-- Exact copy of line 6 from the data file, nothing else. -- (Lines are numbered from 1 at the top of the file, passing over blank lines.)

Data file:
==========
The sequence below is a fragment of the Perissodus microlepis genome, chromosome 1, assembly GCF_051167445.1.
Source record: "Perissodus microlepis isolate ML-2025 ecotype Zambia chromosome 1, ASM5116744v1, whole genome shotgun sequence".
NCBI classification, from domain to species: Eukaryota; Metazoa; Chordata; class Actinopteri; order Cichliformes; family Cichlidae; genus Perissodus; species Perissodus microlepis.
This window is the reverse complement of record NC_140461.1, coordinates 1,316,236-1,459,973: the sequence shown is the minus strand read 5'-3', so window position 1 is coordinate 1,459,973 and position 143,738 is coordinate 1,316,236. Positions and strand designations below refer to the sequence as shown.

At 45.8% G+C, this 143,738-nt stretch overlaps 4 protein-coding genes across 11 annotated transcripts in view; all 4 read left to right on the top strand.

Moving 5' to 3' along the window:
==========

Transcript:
Moving 5' to 3' along the window: